Friday, December 31, 2010

Are we really sure excluding cattle from the Barmah Forest is a good idea?

Are we really sure excluding cattle from the Barmah Forest is a good idea?

I would argue we can't be sure, and that the exclusion was done so fast & unilaterally that it likely to have a number of unforeseen affects.

Earlier this month I saw "Out of the Scientist's Garden" by Richard Stirzaker, CSIRO Land & Water Australia Senior Research Fellow at Cooperative Research Centre (CRC) for Irrigation Futures, in a local bookshop. Did a quiet skim in the bookshop and borough it.

Got I home and after a few more minutes browsing, I realised I'ld seen him speak & been to his then home in the early '90 to see his back yards 'Clever Clover' plot. There are photos of that back yard in the book.

On further reading I found the following passage on pages 171 & 172, in Chapter 20: Simplicity.

A couple of notes first. Roan are a large antelope that can get to over 250 kgs. The park being talked about is the Kurger National Park in South Africa.
Roan tend to favour area growing taller, less palatable grasses. They wander over large areas of savannah, picking the few tender young leaves from the grassy tussocks. Zebras and wildebeest are more like lawn mowers. They concentrate in huge numbers on the more fertile soils which more palatable grasses, and by grazing patches of the savannah heavily, they ensure a continuous supply of nutritious young leaves.

Roan must cover large distances to select their diet, but they are also very dependent on water. There are large area of park with grazing suitable for roan, but without rivers for the roan to drink. So park managers put in windmills to pump ground water into troughs. The plan worked spectacularly well. The roan spread out over a much larger area around the new sources of water. The still occurred at low densities because the grasses in the region tended to be of lower quality, but their numbers steadily increased.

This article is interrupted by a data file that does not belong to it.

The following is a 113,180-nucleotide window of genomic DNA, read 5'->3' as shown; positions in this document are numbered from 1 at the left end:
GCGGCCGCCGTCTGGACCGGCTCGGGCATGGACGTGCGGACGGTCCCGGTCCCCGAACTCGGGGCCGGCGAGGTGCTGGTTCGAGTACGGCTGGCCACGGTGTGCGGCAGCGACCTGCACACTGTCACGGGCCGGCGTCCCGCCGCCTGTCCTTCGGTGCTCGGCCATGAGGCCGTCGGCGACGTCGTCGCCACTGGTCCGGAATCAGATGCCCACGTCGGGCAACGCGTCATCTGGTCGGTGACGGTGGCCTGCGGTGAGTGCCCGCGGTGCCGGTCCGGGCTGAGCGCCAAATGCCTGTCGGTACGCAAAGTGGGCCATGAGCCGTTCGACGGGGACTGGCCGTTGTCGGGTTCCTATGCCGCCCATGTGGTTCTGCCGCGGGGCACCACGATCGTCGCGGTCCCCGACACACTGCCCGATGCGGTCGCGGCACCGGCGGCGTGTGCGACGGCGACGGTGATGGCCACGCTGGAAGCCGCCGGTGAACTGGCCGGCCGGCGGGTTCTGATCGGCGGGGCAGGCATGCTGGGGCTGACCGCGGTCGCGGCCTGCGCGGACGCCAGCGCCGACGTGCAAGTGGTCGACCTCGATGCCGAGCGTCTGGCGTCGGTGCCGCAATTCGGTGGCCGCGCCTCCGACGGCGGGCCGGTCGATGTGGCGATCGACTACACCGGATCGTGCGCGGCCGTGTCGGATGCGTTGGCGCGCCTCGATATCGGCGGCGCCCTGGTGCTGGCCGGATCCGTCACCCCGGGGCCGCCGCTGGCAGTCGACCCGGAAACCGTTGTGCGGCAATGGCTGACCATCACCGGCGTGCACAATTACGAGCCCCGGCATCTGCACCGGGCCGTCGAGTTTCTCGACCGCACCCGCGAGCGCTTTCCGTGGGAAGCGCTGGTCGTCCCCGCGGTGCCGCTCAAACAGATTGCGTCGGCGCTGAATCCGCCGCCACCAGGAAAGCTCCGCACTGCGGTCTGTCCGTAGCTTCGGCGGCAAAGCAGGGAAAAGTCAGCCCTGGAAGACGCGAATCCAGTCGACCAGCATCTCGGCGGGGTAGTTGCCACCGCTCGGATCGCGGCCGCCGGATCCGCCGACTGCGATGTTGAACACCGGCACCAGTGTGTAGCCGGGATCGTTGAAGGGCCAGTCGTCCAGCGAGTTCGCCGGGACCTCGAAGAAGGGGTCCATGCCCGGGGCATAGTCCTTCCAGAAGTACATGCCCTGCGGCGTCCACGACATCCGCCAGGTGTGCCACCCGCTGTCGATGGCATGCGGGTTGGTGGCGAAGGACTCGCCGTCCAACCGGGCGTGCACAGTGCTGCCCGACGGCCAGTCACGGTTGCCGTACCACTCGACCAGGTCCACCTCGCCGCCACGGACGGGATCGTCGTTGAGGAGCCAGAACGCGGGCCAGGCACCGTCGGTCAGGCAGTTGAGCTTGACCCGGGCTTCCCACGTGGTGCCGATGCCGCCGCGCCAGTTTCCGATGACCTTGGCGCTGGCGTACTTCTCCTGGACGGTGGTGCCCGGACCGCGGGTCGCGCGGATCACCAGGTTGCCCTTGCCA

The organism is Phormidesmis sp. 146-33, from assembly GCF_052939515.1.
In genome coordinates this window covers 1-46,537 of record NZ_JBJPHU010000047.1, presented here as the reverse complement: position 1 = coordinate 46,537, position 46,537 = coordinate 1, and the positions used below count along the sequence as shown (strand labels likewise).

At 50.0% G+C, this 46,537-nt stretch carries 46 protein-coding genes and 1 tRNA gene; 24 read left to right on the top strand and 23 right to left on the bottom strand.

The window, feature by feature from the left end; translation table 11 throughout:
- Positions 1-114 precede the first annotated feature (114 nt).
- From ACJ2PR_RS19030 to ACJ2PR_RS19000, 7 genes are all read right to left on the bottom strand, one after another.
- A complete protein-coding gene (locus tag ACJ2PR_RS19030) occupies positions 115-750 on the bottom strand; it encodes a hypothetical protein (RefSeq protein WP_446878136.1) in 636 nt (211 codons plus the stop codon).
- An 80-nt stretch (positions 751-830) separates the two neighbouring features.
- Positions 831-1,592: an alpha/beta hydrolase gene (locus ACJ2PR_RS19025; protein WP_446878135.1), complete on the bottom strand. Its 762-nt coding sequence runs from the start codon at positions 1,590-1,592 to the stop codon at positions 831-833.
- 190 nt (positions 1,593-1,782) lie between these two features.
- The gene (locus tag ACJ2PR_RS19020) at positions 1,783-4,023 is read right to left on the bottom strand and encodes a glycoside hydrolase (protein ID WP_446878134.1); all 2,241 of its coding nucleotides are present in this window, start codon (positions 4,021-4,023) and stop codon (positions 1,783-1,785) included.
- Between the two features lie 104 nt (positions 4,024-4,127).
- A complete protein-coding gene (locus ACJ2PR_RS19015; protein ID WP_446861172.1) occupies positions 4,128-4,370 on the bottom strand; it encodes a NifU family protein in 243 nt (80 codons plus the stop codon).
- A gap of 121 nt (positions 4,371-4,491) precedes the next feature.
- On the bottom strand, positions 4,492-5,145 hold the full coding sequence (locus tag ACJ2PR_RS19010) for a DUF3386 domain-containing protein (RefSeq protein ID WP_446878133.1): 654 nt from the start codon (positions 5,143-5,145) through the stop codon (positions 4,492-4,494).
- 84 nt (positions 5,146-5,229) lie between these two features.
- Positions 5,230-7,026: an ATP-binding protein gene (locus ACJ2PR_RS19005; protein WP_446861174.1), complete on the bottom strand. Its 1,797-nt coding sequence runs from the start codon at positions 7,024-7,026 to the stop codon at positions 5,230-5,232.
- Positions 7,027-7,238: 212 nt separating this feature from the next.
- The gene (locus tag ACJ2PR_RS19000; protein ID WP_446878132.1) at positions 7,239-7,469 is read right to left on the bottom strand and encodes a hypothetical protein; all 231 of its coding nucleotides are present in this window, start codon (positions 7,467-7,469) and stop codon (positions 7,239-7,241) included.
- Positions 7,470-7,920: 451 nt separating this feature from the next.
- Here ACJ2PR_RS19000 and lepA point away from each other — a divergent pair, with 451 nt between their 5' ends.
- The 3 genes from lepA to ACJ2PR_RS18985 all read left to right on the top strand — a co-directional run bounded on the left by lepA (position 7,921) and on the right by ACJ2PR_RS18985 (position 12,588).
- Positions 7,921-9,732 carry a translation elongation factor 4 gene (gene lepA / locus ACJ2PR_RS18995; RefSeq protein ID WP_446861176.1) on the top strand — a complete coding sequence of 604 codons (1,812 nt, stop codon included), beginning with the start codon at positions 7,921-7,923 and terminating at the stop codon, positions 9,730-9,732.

Over the years, the new water attracted other grazers, particularly zebra and wildebeest. Although the dominant grass was not ideal for these species, they changed some areas with their constant heavy grazing, producing lawn-like areas of young, more palatable grass. In doing so, the density of herbivores increased, and this did not escape the attention of the loins.

Since zebra and wildebeest are the favoured prey of loins, they get a lot of practice spotting predictors and running to safety. Not so the roan. Hunting had been an unprofitable business for loins in the area prior to the new watering points, because of the low densities of prey. Now the loins switched their attention from the ever vigilant zebras to the unsuspecting roan. Roan numbers started to go down alarmingly.

The solution of adding new watering points was put into reverse. The bores were closed and, as predicted, the zebras drifted back to more favourable areas. As always the loins followed them, but not all the loins. A few prides took up residence in the roan areas. They changed their hunting habits. No longer could they hang around the plentiful herds and ambush them at waterholes on the short-grass plains. They started wandering widely, and met up frequently enough with the meandering roan to virtually wipe them out.

It all begs the question of is this being done just to satisfy political needs in Melbourne. The Kruger reversal was done after a few year. The Barmah reversal is being done after well over a century. The lesson of Kruger is that it should be done using a phased approach with control area to compare with. I don't mean little 10 by 10 metre experiments. That scale of research is just preliminary for the real experiment of introducing a new system to the forest.

Is removing the cattle a diversion for not getting water right? My understanding is that the Red Gums aren't getting inundated often enough and that particularly the higher areas are missing out. That cattle are only grazing pressure after the fact?

Cattle grazing would be removing fire fuel load too. Sound like swing-and-round-a-bouts to me.

Given the about story I would think the safest way to proceed is to divide the forest into many zones and spell zones from any grazing for 10 or 20 years after inundation in a long term rotation. Keep the fuel loads low while allowing long periods from germination & establishment after inundations.

What do you think?

1 comment:

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